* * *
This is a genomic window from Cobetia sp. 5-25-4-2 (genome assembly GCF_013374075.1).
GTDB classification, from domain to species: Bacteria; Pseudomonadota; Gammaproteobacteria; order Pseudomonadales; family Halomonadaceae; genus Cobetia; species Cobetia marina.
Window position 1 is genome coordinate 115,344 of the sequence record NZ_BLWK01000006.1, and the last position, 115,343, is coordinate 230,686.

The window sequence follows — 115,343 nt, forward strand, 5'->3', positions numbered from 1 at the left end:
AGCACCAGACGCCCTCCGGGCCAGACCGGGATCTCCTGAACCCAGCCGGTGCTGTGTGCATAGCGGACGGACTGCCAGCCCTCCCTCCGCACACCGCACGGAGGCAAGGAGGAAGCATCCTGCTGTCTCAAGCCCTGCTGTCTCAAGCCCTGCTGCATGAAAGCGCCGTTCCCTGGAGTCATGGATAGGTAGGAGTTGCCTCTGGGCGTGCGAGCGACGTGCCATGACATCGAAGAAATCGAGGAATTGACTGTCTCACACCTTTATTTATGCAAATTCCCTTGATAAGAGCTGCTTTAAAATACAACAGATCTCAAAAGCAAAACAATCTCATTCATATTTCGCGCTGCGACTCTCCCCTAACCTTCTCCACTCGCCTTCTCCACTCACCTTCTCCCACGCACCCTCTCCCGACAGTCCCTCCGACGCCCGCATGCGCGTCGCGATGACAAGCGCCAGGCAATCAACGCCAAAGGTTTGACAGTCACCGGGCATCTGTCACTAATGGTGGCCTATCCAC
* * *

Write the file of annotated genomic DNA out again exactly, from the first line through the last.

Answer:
This is a genomic window from Cobetia sp. 5-25-4-2 (genome assembly GCF_013374075.1).
GTDB classification, from domain to species: Bacteria; Pseudomonadota; Gammaproteobacteria; order Pseudomonadales; family Halomonadaceae; genus Cobetia; species Cobetia marina.
Window position 1 is genome coordinate 115,344 of the sequence record NZ_BLWK01000006.1, and the last position, 115,343, is coordinate 230,686.

The window sequence follows — 115,343 nt, forward strand, 5'->3', positions numbered from 1 at the left end:
AGCACCAGACGCCCTCCGGGCCAGACCGGGATCTCCTGAACCCAGCCGGTGCTGTGTGCATAGCGGACGGACTGCCAGCCCTCCCTCCGCACACCGCACGGAGGCAAGGAGGAAGCATCCTGCTGTCTCAAGCCCTGCTGTCTCAAGCCCTGCTGCATGAAAGCGCCGTTCCCTGGAGTCATGGATAGGTAGGAGTTGCCTCTGGGCGTGCGAGCGACGTGCCATGACATCGAAGAAATCGAGGAATTGACTGTCTCACACCTTTATTTATGCAAATTCCCTTGATAAGAGCTGCTTTAAAATACAACAGATCTCAAAAGCAAAACAATCTCATTCATATTTCGCGCTGCGACTCTCCCCTAACCTTCTCCACTCGCCTTCTCCACTCACCTTCTCCCACGCACCCTCTCCCGACAGTCCCTCCGACGCCCGCATGCGCGTCGCGATGACAAGCGCCAGGCAATCAACGCCAAAGGTTTGACAGTCACCGGGCATCTGTCACTAATGGTGGCCTATCCAC